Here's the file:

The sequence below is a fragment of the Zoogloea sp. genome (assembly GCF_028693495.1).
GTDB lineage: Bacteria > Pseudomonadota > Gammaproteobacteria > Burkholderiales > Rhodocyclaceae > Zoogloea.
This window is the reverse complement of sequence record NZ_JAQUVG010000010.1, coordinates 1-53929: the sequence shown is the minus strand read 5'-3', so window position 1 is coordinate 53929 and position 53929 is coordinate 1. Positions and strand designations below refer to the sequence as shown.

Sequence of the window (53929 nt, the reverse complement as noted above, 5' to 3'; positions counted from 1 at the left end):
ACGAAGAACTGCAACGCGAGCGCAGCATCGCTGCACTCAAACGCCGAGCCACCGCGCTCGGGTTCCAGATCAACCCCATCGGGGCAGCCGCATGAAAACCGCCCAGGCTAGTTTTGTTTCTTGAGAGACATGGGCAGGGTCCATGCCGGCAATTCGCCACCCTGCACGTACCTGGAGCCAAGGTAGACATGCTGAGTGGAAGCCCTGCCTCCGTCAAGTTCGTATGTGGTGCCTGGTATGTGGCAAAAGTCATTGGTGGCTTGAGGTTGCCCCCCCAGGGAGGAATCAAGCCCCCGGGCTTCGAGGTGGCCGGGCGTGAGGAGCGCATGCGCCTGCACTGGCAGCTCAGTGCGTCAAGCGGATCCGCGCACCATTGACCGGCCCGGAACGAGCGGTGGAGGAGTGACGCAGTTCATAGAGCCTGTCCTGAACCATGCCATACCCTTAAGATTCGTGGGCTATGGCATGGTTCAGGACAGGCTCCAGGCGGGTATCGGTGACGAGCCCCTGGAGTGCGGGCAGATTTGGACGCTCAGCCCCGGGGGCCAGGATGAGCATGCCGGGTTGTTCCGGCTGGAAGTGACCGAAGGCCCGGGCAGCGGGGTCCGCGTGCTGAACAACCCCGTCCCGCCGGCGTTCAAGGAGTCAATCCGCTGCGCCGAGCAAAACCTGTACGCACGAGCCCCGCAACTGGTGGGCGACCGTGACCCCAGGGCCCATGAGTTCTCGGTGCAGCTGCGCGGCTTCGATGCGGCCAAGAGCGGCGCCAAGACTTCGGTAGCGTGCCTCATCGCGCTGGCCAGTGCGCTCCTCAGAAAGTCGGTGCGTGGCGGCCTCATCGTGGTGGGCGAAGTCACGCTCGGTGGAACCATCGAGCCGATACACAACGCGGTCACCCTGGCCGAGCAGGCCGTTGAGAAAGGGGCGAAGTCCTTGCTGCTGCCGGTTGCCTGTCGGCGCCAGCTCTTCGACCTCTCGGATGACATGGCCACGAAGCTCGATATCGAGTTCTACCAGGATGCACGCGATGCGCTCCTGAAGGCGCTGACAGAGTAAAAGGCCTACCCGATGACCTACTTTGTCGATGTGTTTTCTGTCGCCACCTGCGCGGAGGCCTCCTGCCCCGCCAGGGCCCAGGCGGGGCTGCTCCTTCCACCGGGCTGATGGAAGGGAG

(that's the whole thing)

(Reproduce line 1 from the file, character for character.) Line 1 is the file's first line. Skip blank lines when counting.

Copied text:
The sequence below is a fragment of the Zoogloea sp. genome (assembly GCF_028693495.1).